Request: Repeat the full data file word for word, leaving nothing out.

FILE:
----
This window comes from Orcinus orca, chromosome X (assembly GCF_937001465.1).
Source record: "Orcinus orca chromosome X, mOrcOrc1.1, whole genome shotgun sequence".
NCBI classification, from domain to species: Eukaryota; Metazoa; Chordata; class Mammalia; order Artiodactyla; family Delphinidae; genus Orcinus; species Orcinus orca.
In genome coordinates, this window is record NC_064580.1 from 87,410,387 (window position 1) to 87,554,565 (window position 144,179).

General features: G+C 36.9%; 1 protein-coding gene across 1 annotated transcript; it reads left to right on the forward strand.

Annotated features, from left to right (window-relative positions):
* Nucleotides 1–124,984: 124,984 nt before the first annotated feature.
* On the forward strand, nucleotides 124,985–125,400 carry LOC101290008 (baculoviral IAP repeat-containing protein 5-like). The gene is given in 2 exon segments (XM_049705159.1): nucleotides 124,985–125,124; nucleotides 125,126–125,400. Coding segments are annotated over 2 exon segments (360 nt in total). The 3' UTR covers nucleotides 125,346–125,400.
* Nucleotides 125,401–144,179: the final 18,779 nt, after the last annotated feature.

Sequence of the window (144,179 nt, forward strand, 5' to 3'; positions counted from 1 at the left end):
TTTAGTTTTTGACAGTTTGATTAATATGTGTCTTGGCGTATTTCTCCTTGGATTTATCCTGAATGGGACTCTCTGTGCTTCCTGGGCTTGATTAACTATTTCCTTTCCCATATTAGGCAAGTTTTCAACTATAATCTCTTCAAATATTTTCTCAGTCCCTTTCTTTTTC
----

This window comes from Orcinus orca, chromosome X (assembly GCF_937001465.1).
Source record: "Orcinus orca chromosome X, mOrcOrc1.1, whole genome shotgun sequence".
NCBI classification, from domain to species: Eukaryota; Metazoa; Chordata; class Mammalia; order Artiodactyla; family Delphinidae; genus Orcinus; species Orcinus orca.
In genome coordinates, this window is record NC_064580.1 from 87,410,387 (window position 1) to 87,554,565 (window position 144,179).

General features: G+C 36.9%; 1 protein-coding gene across 1 annotated transcript; it reads left to right on the forward strand.

Annotated features, from left to right (window-relative positions):
* Nucleotides 1–124,984: 124,984 nt before the first annotated feature.
* On the forward strand, nucleotides 124,985–125,400 carry LOC101290008 (baculoviral IAP repeat-containing protein 5-like). The gene is given in 2 exon segments (XM_049705159.1): nucleotides 124,985–125,124; nucleotides 125,126–125,400. Coding segments are annotated over 2 exon segments (360 nt in total). The 3' UTR covers nucleotides 125,346–125,400.
* Nucleotides 125,401–144,179: the final 18,779 nt, after the last annotated feature.

Sequence of the window (144,179 nt, forward strand, 5' to 3'; positions counted from 1 at the left end):
TTTAGTTTTTGACAGTTTGATTAATATGTGTCTTGGCGTATTTCTCCTTGGATTTATCCTGAATGGGACTCTCTGTGCTTCCTGGGCTTGATTAACTATTTCCTTTCCCATATTAGGCAAGTTTTCAACTATAATCTCTTCAAATATTTTCTCAGTCCCTTTCTTTTTC